Elucidating the influence of materials-binding peptide sequence on Au surface interactions and colloidal stability of Au nanoparticles†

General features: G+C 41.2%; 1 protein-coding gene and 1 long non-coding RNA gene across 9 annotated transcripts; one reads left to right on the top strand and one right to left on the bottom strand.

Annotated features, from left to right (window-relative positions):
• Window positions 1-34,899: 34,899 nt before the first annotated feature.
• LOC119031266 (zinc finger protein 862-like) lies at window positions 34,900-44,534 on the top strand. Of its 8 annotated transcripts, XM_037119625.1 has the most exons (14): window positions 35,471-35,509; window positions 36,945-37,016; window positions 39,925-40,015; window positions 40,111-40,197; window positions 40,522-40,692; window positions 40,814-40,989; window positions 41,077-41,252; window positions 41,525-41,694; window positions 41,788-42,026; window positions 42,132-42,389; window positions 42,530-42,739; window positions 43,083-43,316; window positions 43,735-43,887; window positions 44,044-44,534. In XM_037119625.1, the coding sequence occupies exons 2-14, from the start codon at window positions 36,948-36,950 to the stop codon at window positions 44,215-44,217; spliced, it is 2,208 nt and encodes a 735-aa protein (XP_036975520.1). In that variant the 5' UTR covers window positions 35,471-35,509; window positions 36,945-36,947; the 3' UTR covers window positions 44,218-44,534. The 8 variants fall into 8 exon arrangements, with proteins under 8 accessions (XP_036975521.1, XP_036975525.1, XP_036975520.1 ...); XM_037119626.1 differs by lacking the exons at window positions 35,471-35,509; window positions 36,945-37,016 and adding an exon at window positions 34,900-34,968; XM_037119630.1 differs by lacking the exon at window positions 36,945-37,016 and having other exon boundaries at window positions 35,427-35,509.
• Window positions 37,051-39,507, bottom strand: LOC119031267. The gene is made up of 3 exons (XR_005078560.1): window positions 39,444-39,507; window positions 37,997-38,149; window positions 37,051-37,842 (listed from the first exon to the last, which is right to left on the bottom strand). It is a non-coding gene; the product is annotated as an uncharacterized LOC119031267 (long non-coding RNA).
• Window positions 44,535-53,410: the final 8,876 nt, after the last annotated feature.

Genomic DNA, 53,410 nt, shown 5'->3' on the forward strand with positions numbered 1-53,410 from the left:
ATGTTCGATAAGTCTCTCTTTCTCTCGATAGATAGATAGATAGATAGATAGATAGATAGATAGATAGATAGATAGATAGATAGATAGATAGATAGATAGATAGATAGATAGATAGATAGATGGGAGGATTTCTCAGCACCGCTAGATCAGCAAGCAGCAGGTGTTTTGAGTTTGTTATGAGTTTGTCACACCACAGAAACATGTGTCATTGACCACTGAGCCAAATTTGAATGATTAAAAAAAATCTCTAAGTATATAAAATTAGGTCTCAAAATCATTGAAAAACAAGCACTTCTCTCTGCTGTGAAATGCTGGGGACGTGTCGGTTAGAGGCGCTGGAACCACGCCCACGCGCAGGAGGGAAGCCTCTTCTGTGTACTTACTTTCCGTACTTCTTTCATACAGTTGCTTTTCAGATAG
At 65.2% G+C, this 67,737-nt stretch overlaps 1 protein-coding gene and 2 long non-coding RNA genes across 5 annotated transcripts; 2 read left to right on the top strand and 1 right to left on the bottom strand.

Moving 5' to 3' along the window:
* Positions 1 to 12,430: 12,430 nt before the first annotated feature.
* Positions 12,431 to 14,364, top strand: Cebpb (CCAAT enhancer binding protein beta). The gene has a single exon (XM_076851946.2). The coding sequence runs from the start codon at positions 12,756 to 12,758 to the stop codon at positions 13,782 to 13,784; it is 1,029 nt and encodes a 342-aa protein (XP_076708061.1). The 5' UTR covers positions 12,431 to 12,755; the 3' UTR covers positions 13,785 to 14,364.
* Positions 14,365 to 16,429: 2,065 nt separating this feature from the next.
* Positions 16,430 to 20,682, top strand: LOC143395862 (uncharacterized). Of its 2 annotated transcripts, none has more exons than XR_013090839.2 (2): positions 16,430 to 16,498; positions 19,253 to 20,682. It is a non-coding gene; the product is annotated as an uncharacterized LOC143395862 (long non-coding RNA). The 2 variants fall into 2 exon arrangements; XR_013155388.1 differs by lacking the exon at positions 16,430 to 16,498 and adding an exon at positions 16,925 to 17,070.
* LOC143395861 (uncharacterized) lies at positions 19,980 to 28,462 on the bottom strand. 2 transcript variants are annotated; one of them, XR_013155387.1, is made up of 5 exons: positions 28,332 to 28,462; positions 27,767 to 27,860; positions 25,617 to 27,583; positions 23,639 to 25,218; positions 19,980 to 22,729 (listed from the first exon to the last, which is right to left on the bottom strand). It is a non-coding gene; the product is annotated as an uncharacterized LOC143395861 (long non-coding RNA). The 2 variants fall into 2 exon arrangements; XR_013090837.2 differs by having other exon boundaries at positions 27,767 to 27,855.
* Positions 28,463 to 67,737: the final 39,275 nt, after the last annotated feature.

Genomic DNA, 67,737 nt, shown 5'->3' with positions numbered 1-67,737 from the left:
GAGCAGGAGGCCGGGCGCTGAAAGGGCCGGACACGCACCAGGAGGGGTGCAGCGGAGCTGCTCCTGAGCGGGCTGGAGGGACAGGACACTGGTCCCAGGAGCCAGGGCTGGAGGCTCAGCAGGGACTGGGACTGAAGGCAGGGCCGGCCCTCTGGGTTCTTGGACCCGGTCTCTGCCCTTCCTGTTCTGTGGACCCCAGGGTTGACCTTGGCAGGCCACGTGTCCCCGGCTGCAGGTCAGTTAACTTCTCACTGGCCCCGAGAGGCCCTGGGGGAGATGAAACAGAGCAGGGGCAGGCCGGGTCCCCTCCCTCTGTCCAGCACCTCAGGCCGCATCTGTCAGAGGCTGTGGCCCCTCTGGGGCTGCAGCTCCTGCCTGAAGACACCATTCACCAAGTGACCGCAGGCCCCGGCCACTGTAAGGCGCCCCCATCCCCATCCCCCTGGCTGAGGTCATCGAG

Peptide-mediated synthesis and assembly of nanostructures opens new routes to functional inorganic/organic hybrid materials. However, understanding of the many factors that influence the interaction of biomolecules, specifically peptides, with metal surfaces remains limited. Understanding of the relationship between peptide sequence and resulting binding affinity and configurations would allow predictive design of peptides to achieve desired peptide/metal interface characteristics. Here, we measured the kinetics and thermodynamics of binding on a Au surface for a series of peptide sequences designed to probe specific sequence and context effects. For example, context effects were explored by making the same mutation at different positions in the peptide and by rearranging the peptide sequence without changing the amino acid content. The degree of peptide-surface contact, predicted from advanced molecular simulations of the surface-adsorbed structures, was consistent with the measured binding constants. In simulations, the ensemble of peptide backbone conformations showed little change with point mutations of the anchor residues that dominate interaction with the surface. Peptide-capped Au nanoparticles were produced using each sequence. Comparison of simulations with nanoparticle synthesis results revealed a correlation between the colloidal stability of the Au nanoparticles and the degree of structural disorder in the surface-adsorbed peptide structures for this family of sequences. These findings suggest new directions in the optimization and design of biomolecules for in situ peptide-based nanoparticle growth, binding, and dispersion in aqueous media.